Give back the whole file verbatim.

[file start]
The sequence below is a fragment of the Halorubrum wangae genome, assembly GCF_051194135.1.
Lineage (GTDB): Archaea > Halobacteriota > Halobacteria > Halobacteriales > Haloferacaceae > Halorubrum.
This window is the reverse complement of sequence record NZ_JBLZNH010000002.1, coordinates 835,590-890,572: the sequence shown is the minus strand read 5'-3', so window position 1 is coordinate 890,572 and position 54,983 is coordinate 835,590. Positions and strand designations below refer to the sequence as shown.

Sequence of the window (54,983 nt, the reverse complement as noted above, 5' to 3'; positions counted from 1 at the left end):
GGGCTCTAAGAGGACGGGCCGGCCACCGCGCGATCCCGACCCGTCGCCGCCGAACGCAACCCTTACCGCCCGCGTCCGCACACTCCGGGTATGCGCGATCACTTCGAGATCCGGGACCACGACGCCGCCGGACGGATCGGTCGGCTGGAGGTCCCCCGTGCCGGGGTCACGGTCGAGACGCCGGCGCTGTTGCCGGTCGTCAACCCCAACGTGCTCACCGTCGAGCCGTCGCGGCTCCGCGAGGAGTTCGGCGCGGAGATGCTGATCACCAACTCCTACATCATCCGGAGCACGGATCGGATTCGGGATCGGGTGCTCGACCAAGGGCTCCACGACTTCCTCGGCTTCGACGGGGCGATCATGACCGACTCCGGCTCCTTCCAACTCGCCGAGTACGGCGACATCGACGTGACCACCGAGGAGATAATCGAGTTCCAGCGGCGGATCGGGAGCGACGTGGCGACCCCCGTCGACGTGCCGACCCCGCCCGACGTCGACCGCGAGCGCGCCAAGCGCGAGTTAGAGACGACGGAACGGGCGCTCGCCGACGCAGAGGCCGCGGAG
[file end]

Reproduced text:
The sequence below is a fragment of the Halorubrum wangae genome, assembly GCF_051194135.1.
Lineage (GTDB): Archaea > Halobacteriota > Halobacteria > Halobacteriales > Haloferacaceae > Halorubrum.
This window is the reverse complement of sequence record NZ_JBLZNH010000002.1, coordinates 835,590-890,572: the sequence shown is the minus strand read 5'-3', so window position 1 is coordinate 890,572 and position 54,983 is coordinate 835,590. Positions and strand designations below refer to the sequence as shown.

Sequence of the window (54,983 nt, the reverse complement as noted above, 5' to 3'; positions counted from 1 at the left end):
GGGCTCTAAGAGGACGGGCCGGCCACCGCGCGATCCCGACCCGTCGCCGCCGAACGCAACCCTTACCGCCCGCGTCCGCACACTCCGGGTATGCGCGATCACTTCGAGATCCGGGACCACGACGCCGCCGGACGGATCGGTCGGCTGGAGGTCCCCCGTGCCGGGGTCACGGTCGAGACGCCGGCGCTGTTGCCGGTCGTCAACCCCAACGTGCTCACCGTCGAGCCGTCGCGGCTCCGCGAGGAGTTCGGCGCGGAGATGCTGATCACCAACTCCTACATCATCCGGAGCACGGATCGGATTCGGGATCGGGTGCTCGACCAAGGGCTCCACGACTTCCTCGGCTTCGACGGGGCGATCATGACCGACTCCGGCTCCTTCCAACTCGCCGAGTACGGCGACATCGACGTGACCACCGAGGAGATAATCGAGTTCCAGCGGCGGATCGGGAGCGACGTGGCGACCCCCGTCGACGTGCCGACCCCGCCCGACGTCGACCGCGAGCGCGCCAAGCGCGAGTTAGAGACGACGGAACGGGCGCTCGCCGACGCAGAGGCCGCGGAG